Written by Gilles Bernheim. To read the full article, click here. For more information on family law attorneys, visit our website http://www.jwbrookslaw.com
The traditional definition of family is changing in Canada, with four in 10 first marriages ending in divorce, according to a new study.
For the first time in Canadian history, there are more unmarried people than legally married people age 15 and over in this country, says the study from the Vanier Institute of the Family released Monday in Ottawa.
It was based on data from the 2006 census, and some of the information has been reported in the years since.
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“Marriage is still a vitally important part of the experience of families in the fabric of our country and most young people do aspire to marriage,” said Clarence Lochhead, executive director of the Vanier Institute, adding that even people who have divorced or separated will end up partnering up again.
“We just have to come to grips with the diversity that actually is within our experience. Then we need to find ways to address and take on the challenges that face families, but do it in an inclusive way that makes sense for the reality and not some ideal notion of what a family is or ought to be.”
Written by CBC News. To read the full article, click here. For more information on family law attorneys, visit our website http://www.jwbrookslaw.com
The Supreme Court deliberates on whether the Defense of Marriage Act holds constitutionally, the nation focuses on the constitutional implications of gay marriages. Yet even without the addition of same-gender marriage, the social institution of traditional marriage continues to change and evolve with culture and time. As a result of the dramatic culture shifts of the past few decades, America continues to face a devaluation of traditional marriage not at the hands of the gay and lesbian community, but rather because of a phenomenally high divorce rate.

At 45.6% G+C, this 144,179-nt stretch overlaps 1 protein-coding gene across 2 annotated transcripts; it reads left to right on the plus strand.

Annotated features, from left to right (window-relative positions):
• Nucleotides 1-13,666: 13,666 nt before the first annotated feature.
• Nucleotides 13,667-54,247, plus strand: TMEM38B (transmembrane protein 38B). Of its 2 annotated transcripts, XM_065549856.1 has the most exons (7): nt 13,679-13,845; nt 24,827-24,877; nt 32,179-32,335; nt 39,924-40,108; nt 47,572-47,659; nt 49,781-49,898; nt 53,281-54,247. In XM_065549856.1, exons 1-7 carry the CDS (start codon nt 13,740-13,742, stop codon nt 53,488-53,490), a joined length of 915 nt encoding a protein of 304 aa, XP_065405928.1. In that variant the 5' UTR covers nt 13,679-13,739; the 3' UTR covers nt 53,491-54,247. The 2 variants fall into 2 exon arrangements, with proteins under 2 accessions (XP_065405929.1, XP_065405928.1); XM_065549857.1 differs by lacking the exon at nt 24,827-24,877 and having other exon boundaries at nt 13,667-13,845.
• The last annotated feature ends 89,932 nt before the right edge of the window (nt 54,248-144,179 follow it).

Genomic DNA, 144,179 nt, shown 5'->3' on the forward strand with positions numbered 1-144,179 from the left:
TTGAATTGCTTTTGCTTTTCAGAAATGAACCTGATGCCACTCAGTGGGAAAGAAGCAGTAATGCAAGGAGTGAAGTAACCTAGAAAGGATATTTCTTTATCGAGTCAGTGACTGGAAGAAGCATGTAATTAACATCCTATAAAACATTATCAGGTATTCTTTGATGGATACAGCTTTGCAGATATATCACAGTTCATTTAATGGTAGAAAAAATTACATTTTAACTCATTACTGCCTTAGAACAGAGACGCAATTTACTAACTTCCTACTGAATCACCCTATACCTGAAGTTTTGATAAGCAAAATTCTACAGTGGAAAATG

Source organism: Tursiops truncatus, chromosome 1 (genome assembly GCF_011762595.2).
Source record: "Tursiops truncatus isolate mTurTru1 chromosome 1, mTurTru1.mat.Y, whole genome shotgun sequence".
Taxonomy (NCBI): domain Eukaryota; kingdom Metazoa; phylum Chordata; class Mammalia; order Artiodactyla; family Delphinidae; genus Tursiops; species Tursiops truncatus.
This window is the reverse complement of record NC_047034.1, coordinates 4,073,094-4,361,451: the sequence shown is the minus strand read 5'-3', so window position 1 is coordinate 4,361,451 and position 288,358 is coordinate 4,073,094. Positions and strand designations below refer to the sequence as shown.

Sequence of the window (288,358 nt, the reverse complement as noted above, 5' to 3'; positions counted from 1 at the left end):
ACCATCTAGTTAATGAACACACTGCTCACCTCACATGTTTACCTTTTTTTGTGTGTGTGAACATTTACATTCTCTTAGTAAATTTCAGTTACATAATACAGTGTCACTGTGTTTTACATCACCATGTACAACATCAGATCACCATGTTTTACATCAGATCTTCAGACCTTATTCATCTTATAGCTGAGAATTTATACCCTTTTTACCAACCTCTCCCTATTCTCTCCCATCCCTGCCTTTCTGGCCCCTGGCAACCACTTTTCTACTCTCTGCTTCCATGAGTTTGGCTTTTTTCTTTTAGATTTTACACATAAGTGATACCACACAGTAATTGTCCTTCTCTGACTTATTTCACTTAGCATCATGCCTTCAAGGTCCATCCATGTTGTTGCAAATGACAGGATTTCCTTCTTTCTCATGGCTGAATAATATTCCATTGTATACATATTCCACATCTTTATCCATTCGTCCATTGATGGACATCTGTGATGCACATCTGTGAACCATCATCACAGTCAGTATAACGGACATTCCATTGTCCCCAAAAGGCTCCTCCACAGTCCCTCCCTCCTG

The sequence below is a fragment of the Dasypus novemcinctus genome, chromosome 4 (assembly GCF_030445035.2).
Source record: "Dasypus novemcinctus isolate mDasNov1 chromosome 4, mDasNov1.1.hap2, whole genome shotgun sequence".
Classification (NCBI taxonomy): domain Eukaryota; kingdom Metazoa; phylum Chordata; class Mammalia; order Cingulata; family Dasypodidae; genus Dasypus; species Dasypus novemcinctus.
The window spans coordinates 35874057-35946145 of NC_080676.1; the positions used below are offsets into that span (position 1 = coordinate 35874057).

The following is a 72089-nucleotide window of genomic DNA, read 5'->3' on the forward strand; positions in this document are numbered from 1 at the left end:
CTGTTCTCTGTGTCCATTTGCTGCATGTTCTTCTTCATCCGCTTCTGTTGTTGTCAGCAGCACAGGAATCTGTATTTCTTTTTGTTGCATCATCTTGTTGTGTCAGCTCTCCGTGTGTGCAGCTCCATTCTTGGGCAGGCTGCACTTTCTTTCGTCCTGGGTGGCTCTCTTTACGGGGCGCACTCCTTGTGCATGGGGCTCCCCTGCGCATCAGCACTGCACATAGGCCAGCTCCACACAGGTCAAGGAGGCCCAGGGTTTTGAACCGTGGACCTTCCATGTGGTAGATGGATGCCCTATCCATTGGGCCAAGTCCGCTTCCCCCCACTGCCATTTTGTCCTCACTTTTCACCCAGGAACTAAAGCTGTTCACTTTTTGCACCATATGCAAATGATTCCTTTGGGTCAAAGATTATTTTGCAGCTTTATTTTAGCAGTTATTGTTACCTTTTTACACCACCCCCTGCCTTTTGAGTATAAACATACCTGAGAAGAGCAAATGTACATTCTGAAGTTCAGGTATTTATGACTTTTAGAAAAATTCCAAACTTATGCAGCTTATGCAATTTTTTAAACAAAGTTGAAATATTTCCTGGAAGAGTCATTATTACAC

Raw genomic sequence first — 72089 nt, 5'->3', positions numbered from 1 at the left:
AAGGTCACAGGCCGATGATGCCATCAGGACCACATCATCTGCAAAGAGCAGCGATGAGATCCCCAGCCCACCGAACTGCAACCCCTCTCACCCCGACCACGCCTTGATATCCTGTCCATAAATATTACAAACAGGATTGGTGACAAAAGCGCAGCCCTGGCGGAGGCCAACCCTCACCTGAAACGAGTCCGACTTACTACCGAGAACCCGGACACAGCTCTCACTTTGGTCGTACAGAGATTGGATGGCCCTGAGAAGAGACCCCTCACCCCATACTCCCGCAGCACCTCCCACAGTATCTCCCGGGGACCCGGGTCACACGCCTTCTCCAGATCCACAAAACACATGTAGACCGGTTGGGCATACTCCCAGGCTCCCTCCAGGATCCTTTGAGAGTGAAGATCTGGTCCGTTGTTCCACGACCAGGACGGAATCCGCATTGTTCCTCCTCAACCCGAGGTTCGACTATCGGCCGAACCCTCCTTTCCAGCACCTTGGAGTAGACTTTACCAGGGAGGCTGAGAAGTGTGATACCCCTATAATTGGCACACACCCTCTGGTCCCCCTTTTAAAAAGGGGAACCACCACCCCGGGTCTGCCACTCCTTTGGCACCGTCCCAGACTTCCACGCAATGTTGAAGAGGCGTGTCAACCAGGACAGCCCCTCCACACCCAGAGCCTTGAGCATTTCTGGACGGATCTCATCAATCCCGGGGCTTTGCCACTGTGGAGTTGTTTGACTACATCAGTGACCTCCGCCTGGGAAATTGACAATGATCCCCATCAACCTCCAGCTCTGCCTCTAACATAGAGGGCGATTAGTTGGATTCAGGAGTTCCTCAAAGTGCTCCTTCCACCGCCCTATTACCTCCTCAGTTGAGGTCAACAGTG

The American divorce rate continues to be above 50%. First marriages experience a success rate of 40-50% and subsequent marriage success rates offer diminishing returns.
Marriage offers individuals a high happiness quotient and provides a strong backbone for America’s families. As a social institution, it continues to provide strong infrastructure for those who are able to commit to and maintain their vows. However, social mores change. Increases in premarital cohabitation and sex, as well as the cultural acceptance of divorce, contribute to a growing marriage crisis in this country.
Written by Sara Stringer. To read the full article, click here. For more information on family law attorneys, visit our website http://www.jwbrookslaw.com
Many of the 1.5 million children in the U.S. whose parents divorce every year feel as if their worlds are falling apart. Divorcing parents are usually very concerned about the welfare of their children during this troublesome process. Some parents are so worried that they remain in unhappy marriages, believing it will protect their offspring from the trauma of divorce.
Yet parents who split have reasons for hope. Researchers have found that only a relatively small percentage of children experience serious problems in the wake of divorce or, later, as adults. In this column, we discuss these findings as well as factors that may protect children from the potentially harmful effects of divorce.
Divorce affects most children in the short run, but research suggests that kids recover rapidly after the initial blow. In a 2002 study psychologist E. Mavis Hetherington of the University of Virginia and her then graduate student Anne Mitchell Elmore found that many children experience short-term negative effects from divorce, especially anxiety, anger, shock and disbelief. These reactions typically diminish or disappear by the end of the second year. Only a minority of kids suffer longer.
Written by Hal Arkowitz and Scott O. Lilienfeld. To read the full article, click here.